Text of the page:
Speedy traffic tickets urged


Computerized system would help drivers, police, officials say

General Assembly

January 12, 2007|By Justin Fenton | Justin Fenton,SUN REPORTER

Marylanders pulled over by police for traffic violations could be back on their way more quickly under a proposal to computerize the state's ticketing system.

Judicial and law enforcement officials are pushing a program that would allow state troopers and other officers to swipe a driver's license and registration, generating a ticket that would be transmitted electronically to the court system. Eventually, violators would have the option of paying tickets via the Internet.

E-citations, as they were called at a Senate Judiciary Committee hearing yesterday, would help cut down on the 1.3 million paper tickets processed annually and help protect police, who can be hit by passing vehicles or assaulted by motorists during traffic stops.

Twenty-five states including California, Florida and New York have electronic citation systems or are implementing pilot programs, Chief District Court Judge Ben C. Clyburn told state senators. In those states, the number of traffic tickets overturned because of human error, such as violations checked incorrectly or writing that is illegible, has dropped.

A driver would still receive a paper copy of a ticket - a receipt of sorts - printed on a system installed in police cruisers.

"An officer will be able to create one citation, even if there are multiple charges, and be able to push a button to send it to a data warehouse," Clyburn said in an interview. He will talk to House members about the plan next week.

Under the proposed legislation, all of Maryland's police departments could switch to an electronic system. Maryland State Police - who issue one-third of the state's violations - say they are ready to start this year.

A sticking point could be the preference of the state police to eliminate signatures from the process. Drivers instead would be issued summonses. Bills have been drafted for either option.

The Berwyn Heights Police Department has been using computers to write traffic tickets since 2003, using software developed by Sgt. Richard Hartnett. The program generates tickets on a computer but does not transmit them electronically, which the proposed law would allow.

Hartnett, who is establishing the program for the New Carrollton Police Department, said yesterday, "Anything that allows police officers to spend less time doing paperwork and more time patrolling the streets, that's a good thing."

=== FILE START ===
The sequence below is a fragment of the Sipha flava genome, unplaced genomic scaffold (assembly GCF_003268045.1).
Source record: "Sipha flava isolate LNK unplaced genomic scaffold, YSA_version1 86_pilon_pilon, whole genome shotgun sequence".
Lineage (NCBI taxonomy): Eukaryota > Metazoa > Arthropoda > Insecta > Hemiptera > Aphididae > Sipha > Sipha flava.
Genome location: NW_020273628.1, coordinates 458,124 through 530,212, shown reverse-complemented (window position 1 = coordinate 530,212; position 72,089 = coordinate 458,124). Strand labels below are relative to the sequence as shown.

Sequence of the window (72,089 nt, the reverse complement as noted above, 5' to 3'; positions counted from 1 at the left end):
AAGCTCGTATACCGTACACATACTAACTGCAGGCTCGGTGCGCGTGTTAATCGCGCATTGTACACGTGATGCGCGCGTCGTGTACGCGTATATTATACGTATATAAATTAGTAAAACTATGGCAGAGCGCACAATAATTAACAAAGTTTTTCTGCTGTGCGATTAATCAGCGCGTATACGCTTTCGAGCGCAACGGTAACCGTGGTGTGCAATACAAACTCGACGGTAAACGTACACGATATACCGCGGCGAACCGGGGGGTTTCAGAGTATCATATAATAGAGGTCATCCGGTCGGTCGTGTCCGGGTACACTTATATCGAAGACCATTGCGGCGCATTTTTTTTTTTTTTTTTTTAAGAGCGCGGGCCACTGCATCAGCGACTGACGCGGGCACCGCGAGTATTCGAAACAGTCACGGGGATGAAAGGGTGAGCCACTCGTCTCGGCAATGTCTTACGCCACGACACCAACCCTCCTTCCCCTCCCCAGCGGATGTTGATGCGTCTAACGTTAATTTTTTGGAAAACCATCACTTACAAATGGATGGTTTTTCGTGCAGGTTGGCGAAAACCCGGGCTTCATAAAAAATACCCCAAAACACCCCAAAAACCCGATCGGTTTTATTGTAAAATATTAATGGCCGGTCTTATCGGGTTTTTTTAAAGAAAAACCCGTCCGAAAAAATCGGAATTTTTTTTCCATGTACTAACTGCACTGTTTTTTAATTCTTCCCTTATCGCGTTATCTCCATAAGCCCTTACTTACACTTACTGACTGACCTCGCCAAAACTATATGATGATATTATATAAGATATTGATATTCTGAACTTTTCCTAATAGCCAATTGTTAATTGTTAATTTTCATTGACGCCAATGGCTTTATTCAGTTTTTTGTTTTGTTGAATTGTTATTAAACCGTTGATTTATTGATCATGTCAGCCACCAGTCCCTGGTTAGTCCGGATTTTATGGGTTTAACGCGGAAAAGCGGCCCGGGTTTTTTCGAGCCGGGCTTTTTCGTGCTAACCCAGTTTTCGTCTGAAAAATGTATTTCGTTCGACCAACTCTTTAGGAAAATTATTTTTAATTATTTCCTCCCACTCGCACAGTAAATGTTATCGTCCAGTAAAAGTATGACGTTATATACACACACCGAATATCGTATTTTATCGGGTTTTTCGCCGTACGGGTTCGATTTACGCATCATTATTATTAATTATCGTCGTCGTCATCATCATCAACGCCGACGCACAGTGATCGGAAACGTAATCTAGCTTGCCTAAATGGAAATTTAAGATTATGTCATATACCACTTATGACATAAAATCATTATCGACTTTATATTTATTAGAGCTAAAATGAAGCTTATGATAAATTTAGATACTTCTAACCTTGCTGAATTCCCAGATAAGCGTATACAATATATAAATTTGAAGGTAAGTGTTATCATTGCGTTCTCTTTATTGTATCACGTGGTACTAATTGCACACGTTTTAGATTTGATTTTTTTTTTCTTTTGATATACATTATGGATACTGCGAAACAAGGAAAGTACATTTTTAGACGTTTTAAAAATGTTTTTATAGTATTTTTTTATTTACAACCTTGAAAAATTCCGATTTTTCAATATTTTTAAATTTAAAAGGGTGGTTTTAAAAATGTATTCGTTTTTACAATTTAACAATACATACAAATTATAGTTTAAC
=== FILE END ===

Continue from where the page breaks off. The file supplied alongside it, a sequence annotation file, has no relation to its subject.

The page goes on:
The state police software was also created in-house, saving the agency as much as $1.2 million.

"Because we designed it, we are able to modify it. ... For all intents and purposes, this was designed for free," state police Superintendent Col. Thomas E. "Tim" Hutchins told senators.

Some senators expressed concern that the software would allow officers to see instantly whether a motorist had previous driving warnings and citations, saying police could be more likely to issue tickets to people with bad driving records.

Hutchins said that information is already available. "It's efficient, and the bottom line is, I cannot imagine drivers opposing a much neater, cleaner and concise way of getting a ticket," said Sen. Lisa A. Gladden, a Democrat from Baltimore who is vice chairwoman of the Judiciary Committee.

Increased efficiency could have drawbacks for drivers hoping to get out of a traffic ticket by exploiting mistakes. A 2003 report issued by the U.S. Department of Transportation and two other federal agencies found that an estimated 10 percent of citations contain errors including misspellings, poor handwriting and inconsistencies between violation codes and descriptions.

The report concluded that electronic citation technology can eliminate "most, if not all" such errors.

Among the supporters of the initiative is the Office of the Public Defender. Lori Albin, the office's director of legislative affairs, said yesterday that the new system could cut down on the number of cases involving clients who refuse to sign tickets and get into altercations with officers.

In Ohio, the state Supreme Court stepped in after a pilot program caused problems when municipal judges refused to honor electronic tickets because they did not comply with the state's traffic-ticket laws.

Clyburn said Maryland courts need legislative approval to allow tickets to be filed electronically, which Berwyn Heights does not do. Eliminating signatures would also require a change, he said.

The most important feature of the proposal, Clyburn said, is officer safety. Sixty-five troopers were injured on roadsides last year.

"By doing this, we think we can cut by 80 percent the amount of time it will take an officer to issue that citation, which means they'll not be out in traffic," Clyburn said.

Faster ticketing means getting back on the road faster, Hartnett said.

"People who are speeding are late for something anyway," he said.


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